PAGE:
The power of magnesium: Physical, emotional and cognitive health
By Dr. Romi Fung, NDFeatures
In order to learn how processes work in the body, we take a reductionistic approach to understanding single pathways and apply them clinically. This approach is no different when it comes to nutrient depletions. For example, when we think of frailty resulting from bone thinning and osteopenia, we probably, by impulse, think of calcium deficiency. When we think of scurvy that plagued sailors and those travelling by sea, we think of vitamin C deficiency. Though these are simple correlations to nutrient deficiencies, what do we think about when one has magnesium deficiency? What are the signs of magnesium deficiency that we can quickly identify? Do we even consider magnesium deficiency or know that it exists?
Magnesium is an essential element, being the eighth most common element in the crust of the Earth (Jahnen-Dechent & Ketteler, 2012). Within our bodies, magnesium is the fourth most common cation in our body, the second most common intracellular cation (DiNicolantonio, O’Keefe & Wilson, 2018). Despite it’s abundance in the crust of the earth and in our bodies, it is speculated that nearly two-thirds of the Western population is not getting their daily allowance of magnesium (Schwalfenberg & Genius, 2017).
If we are combating magnesium deficiency right now, it is essential to know how we got to become this depleted in the first place. By understanding the various sources that deplete our magnesium stores, we can consider making alternate or better-informed choices that mitigate the risk of magnesium deficiencies.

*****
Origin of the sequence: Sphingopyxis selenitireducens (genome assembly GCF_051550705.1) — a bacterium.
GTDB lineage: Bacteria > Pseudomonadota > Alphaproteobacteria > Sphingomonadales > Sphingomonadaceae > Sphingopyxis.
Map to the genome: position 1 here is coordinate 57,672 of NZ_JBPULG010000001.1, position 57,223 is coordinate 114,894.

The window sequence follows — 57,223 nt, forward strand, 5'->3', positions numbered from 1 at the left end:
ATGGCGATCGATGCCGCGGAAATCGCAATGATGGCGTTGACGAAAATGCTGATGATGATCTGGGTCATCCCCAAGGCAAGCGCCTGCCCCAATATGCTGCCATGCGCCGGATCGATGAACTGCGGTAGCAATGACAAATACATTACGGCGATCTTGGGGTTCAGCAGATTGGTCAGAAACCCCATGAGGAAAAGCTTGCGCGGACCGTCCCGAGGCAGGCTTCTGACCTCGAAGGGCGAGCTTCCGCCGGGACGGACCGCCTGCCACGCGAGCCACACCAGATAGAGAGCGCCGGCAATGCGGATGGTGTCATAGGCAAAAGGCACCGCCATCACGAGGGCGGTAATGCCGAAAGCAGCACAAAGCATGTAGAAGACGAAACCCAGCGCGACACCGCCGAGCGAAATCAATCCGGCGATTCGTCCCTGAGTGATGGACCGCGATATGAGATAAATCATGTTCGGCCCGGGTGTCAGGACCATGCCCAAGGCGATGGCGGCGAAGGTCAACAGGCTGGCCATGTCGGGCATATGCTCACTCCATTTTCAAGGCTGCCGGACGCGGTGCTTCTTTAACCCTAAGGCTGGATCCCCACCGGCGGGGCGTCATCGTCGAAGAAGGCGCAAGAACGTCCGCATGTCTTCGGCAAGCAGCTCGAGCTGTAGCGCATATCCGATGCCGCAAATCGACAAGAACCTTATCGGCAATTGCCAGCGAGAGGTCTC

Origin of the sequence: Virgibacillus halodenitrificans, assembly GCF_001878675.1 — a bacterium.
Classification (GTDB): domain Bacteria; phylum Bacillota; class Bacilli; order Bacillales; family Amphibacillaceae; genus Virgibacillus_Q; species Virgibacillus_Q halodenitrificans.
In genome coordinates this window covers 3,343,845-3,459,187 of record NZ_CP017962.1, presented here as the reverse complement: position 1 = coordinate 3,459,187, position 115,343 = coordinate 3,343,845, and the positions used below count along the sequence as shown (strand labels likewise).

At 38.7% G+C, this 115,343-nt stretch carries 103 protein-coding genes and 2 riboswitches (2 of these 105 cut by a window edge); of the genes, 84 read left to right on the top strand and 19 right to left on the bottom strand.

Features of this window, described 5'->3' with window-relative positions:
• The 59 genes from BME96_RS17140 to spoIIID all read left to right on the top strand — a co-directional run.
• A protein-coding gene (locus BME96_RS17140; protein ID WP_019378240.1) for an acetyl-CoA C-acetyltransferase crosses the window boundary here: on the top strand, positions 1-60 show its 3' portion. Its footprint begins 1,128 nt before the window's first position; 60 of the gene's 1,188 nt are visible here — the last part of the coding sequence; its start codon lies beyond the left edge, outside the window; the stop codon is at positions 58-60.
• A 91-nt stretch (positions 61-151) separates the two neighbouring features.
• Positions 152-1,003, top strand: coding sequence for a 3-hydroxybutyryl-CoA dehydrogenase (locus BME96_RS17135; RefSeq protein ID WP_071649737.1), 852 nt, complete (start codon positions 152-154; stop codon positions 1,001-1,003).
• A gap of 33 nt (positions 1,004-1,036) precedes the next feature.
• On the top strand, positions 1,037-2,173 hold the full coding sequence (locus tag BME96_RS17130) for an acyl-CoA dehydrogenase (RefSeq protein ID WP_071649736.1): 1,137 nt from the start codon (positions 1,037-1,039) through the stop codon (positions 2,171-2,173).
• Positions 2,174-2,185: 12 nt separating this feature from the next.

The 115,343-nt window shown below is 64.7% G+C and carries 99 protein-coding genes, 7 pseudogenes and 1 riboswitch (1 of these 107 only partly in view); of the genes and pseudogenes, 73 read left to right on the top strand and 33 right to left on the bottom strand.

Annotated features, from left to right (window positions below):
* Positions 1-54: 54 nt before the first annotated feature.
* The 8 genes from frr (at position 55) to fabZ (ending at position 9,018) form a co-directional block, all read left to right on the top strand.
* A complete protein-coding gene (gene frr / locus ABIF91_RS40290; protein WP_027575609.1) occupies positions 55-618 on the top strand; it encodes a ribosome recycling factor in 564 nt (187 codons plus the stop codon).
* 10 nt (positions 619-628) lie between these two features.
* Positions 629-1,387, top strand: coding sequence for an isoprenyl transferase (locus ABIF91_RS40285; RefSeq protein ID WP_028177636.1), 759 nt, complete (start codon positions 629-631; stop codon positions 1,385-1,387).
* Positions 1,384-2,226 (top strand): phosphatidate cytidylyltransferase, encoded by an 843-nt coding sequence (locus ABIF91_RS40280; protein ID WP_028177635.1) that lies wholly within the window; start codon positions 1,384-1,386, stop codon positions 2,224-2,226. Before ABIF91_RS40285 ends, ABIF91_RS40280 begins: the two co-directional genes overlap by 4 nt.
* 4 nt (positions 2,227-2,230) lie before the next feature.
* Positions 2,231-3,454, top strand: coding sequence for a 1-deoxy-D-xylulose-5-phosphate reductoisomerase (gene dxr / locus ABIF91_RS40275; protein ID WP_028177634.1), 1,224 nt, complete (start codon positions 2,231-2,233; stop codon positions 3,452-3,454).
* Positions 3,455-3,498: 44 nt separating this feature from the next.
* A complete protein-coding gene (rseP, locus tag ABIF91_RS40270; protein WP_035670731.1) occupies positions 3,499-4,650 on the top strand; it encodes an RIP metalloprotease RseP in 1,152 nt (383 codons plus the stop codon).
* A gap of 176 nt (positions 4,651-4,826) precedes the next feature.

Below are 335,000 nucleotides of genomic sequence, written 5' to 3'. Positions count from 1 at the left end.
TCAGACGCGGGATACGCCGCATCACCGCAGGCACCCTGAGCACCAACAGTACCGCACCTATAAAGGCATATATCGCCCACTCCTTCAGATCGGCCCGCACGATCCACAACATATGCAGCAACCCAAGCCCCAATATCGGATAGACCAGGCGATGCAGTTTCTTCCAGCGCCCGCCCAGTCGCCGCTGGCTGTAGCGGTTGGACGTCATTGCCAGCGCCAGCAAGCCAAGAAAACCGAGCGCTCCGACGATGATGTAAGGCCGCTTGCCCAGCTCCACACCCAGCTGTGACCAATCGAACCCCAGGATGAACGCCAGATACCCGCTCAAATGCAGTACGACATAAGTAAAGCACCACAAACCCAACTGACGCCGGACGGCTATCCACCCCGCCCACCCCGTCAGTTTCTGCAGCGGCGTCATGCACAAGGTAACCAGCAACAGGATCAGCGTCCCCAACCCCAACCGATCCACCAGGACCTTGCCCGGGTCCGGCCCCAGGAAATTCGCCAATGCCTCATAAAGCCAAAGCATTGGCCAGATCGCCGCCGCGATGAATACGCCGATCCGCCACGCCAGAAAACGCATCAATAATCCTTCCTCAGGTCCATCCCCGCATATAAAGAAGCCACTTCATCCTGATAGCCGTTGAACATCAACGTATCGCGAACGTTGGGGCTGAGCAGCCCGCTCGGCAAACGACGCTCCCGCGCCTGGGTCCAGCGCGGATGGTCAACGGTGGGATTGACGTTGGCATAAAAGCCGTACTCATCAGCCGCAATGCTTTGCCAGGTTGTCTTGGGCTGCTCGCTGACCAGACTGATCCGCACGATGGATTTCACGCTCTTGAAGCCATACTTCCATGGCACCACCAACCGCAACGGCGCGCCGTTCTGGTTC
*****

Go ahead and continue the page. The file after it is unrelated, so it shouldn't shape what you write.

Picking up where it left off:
Magnesium deficiency, or any deficiency for that matter, must be viewed from both sides of the coin. One side involves reduced consumption or inadequate absorption, and the other side results from increased excretion from the body (Razzaque, 2018).
There are soil and agronomic factors that affect the availability of magnesium in our food sources. There has been an increase in the exploitation of fertile soils to meet population growth needs (Cazzola et al., 2020). This increase has introduced agricultural production and technology, including fertilization based on nitrogen, potassium and phosphorus (Cazzola et al., 2020). However, one mineral that has been left out is magnesium, and this developed into a gradual decline of magnesium in the solids (Cazzola et al., 2020). Without magnesium replenished in the soils, our crops are not harbouring the same density of magnesium as they once had just half a century ago.
Along with the reduced availability of magnesium in our soils and food, there are interactions between magnesium and anti-nutrients that prevent our bodies from absorbing magnesium. Some of these anti-nutrients include fibre, oxalates and phytates (Cazzola et al., 2020). Generally speaking, these anti-nutrients can form complexes with magnesium that bring down the bioavailability of magnesium.